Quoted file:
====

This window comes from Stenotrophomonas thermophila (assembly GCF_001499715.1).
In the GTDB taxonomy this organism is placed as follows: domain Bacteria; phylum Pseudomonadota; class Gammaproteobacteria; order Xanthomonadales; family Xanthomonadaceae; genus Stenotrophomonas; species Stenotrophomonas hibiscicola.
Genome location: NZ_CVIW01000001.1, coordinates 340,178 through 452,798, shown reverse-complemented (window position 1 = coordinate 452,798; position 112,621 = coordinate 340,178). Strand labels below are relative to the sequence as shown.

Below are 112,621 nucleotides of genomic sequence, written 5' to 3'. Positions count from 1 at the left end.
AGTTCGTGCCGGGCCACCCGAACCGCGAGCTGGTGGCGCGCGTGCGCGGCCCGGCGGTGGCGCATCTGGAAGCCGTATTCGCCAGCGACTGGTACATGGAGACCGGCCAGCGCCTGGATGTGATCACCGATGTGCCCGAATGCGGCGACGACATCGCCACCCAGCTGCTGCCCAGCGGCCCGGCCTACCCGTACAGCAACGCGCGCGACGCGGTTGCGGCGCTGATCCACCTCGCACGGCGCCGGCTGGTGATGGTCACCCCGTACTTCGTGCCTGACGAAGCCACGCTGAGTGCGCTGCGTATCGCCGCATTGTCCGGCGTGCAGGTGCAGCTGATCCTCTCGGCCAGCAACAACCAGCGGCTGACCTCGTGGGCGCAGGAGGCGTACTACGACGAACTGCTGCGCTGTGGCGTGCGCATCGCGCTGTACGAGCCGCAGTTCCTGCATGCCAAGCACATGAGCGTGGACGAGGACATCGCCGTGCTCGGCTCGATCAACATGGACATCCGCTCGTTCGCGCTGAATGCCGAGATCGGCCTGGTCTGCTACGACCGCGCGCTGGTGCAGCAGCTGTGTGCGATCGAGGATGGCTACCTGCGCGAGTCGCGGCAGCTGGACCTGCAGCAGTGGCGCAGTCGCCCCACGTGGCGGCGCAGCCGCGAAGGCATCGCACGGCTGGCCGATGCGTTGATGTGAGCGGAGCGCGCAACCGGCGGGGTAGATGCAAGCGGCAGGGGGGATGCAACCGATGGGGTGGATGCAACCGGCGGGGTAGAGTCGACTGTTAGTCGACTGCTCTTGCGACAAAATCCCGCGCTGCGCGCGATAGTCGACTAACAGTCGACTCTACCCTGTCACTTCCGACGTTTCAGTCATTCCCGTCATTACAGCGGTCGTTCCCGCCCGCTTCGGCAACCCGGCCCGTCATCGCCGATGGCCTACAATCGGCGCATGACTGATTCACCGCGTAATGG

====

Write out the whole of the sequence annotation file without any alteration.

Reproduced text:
This window comes from Stenotrophomonas thermophila (assembly GCF_001499715.1).
In the GTDB taxonomy this organism is placed as follows: domain Bacteria; phylum Pseudomonadota; class Gammaproteobacteria; order Xanthomonadales; family Xanthomonadaceae; genus Stenotrophomonas; species Stenotrophomonas hibiscicola.
Genome location: NZ_CVIW01000001.1, coordinates 340,178 through 452,798, shown reverse-complemented (window position 1 = coordinate 452,798; position 112,621 = coordinate 340,178). Strand labels below are relative to the sequence as shown.

Below are 112,621 nucleotides of genomic sequence, written 5' to 3'. Positions count from 1 at the left end.
AGTTCGTGCCGGGCCACCCGAACCGCGAGCTGGTGGCGCGCGTGCGCGGCCCGGCGGTGGCGCATCTGGAAGCCGTATTCGCCAGCGACTGGTACATGGAGACCGGCCAGCGCCTGGATGTGATCACCGATGTGCCCGAATGCGGCGACGACATCGCCACCCAGCTGCTGCCCAGCGGCCCGGCCTACCCGTACAGCAACGCGCGCGACGCGGTTGCGGCGCTGATCCACCTCGCACGGCGCCGGCTGGTGATGGTCACCCCGTACTTCGTGCCTGACGAAGCCACGCTGAGTGCGCTGCGTATCGCCGCATTGTCCGGCGTGCAGGTGCAGCTGATCCTCTCGGCCAGCAACAACCAGCGGCTGACCTCGTGGGCGCAGGAGGCGTACTACGACGAACTGCTGCGCTGTGGCGTGCGCATCGCGCTGTACGAGCCGCAGTTCCTGCATGCCAAGCACATGAGCGTGGACGAGGACATCGCCGTGCTCGGCTCGATCAACATGGACATCCGCTCGTTCGCGCTGAATGCCGAGATCGGCCTGGTCTGCTACGACCGCGCGCTGGTGCAGCAGCTGTGTGCGATCGAGGATGGCTACCTGCGCGAGTCGCGGCAGCTGGACCTGCAGCAGTGGCGCAGTCGCCCCACGTGGCGGCGCAGCCGCGAAGGCATCGCACGGCTGGCCGATGCGTTGATGTGAGCGGAGCGCGCAACCGGCGGGGTAGATGCAAGCGGCAGGGGGGATGCAACCGATGGGGTGGATGCAACCGGCGGGGTAGAGTCGACTGTTAGTCGACTGCTCTTGCGACAAAATCCCGCGCTGCGCGCGATAGTCGACTAACAGTCGACTCTACCCTGTCACTTCCGACGTTTCAGTCATTCCCGTCATTACAGCGGTCGTTCCCGCCCGCTTCGGCAACCCGGCCCGTCATCGCCGATGGCCTACAATCGGCGCATGACTGATTCACCGCGTAATGG